With the goal of achieving a “Carbon Neutral” model line by 2039, Mercedes continues to expand its all-new EQ electric vehicle lineup with a model that may become its most important overall, if only because its entry-level position within the German brand’s EV hierarchy has the potential to usher in an entirely new group of buyers.
The EQA will likely be the least expensive way to own a Mercedes’ EV when it finally arrives in Canada, although we shouldn’t expect it before calendar year 2022, after the larger EQC arrives, which was recently delayed from its initially reported 2021 launch date to 2022 as well.
The EQC will follow the new EQS mid-size luxury sedan, which was prioritized for North American markets. The large coupe-shaped four-door Tesla Model S and Porsche Taycan fighter was moved ahead of the much-anticipated GLC-based EQC compact luxury crossover EV that we reported on at length back in October of 2018.
Brian Fulton, Mercedes-Benz Canada President and CEO, told journalists attending the Montreal International Auto Show in January of 2019, that the EQS, EQC and this EQA will initiate a 10-model EQ line of new EVs, two others including an EQB, based on the new GLB subcompact, and the EQE, riding on modified mid-size GLE SUV architecture.
Where the EQC’s twin electric motors will produce 300 kilowatt (402 horsepower) and 564 lb-ft of torque, the smaller SUV’s first available EQA 250 trim will feature a single 140-kW (188-hp) electric motor focused on efficiency first and foremost. Still, a more potent model is said to produce about 200 kW (268 hp) via a second electric motor driving an opposing set of wheels, resulting in AWD. The thin battery is spread out under the floor to maximize interior room, improve weight distribution, and low the SUV’s centre of gravity for optimal handling.
With respect to the all-important range issue, Mercedes is claiming about 500 kilometres on a single charge, based on Europe’s highly optimistic NEDC and WLTP standards, which means this number will certainly shrink when the EQA arrives on our market. Helping users make the most of stored energy, the EQA will use an intelligent navigation system to plot out the most efficient routes possible after considering real-time traffic, terrain, weather conditions, driving style, and charging requirements.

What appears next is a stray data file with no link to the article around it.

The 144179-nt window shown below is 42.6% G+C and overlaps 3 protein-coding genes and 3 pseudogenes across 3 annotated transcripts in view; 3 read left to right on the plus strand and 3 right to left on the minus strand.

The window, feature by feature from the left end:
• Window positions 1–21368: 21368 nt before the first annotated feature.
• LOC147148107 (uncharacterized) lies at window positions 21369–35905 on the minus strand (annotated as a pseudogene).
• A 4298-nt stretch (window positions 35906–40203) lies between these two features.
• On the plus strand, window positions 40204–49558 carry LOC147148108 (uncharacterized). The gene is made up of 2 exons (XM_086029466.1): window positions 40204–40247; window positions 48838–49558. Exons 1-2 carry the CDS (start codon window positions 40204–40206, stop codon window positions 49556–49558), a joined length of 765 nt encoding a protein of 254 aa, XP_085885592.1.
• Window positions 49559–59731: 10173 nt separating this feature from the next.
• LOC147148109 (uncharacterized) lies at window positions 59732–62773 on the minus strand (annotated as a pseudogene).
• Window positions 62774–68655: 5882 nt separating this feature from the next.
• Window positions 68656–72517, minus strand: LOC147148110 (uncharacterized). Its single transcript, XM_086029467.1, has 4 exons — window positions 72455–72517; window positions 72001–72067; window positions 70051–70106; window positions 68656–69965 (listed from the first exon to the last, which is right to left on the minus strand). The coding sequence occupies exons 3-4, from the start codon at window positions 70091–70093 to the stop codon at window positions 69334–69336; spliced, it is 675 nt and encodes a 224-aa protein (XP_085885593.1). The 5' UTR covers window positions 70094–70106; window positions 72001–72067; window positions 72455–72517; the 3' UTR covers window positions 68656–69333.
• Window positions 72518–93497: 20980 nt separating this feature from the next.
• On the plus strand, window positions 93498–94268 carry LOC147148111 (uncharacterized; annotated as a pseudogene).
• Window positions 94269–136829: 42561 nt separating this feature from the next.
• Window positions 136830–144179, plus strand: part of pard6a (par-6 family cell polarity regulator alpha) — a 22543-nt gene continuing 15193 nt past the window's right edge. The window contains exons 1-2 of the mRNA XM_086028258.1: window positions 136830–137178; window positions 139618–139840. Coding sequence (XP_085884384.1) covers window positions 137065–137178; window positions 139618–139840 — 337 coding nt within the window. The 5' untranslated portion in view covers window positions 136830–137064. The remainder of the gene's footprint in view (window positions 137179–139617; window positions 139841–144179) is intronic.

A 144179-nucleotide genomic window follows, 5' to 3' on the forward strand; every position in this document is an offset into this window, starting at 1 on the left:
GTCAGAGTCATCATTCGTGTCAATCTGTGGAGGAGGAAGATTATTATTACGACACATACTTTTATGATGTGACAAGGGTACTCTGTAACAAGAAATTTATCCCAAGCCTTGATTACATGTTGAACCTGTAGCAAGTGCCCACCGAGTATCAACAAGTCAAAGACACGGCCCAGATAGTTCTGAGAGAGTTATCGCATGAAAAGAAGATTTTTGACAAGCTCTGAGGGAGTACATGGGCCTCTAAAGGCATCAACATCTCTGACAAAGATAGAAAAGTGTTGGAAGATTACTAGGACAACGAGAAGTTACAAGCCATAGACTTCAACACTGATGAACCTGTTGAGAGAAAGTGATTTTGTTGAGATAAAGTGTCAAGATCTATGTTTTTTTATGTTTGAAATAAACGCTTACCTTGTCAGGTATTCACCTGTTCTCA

Efficiency in mind, Mercedes has integrated a standard heat pump to channel warmth generated from the electric powertrain to the passenger compartment, thus increasing range. An Eco Assist system helps reduce battery usage as well, while a plethora of advanced driver assistance and electronic safety tech has been designed to protect the EQA’s most precious cargo.
Mercedes appears to have used wind tunnel testing to achieve the EQA’s slippery 0.28 drag coefficient, but in fact the little SUV’s impressive aerodynamics were entirely achieved digitally, a first for the German automaker. The result includes a very smooth outer skin, boasting a near flush grille and headlamps, a smooth, arcing coupe-like roofline, wind-cheating alloy wheels, and a mostly enclosed underbelly.
This said, the EQA retains the general shape of the recently redesigned gasoline-powered 2021 GLA that it shares architectural hard points with, Mercedes having chosen the appearance of a conventional grille in order to maintain brand identity, and simultaneously avoid the stylistic blandness found on vehicles with no defined grille.
Adding yet more personality, Mercedes has infused the headlamps with blue accents, which should be quite the light show at night. Additionally, an LED light strip visually connects those headlights with a set of daytime running lamps that stretch across the grille, a theme that’s followed in back where organically shaped LED outer lamps connect via a narrowing band across the entire hatch, adding visual width to the otherwise GLA-like rear design.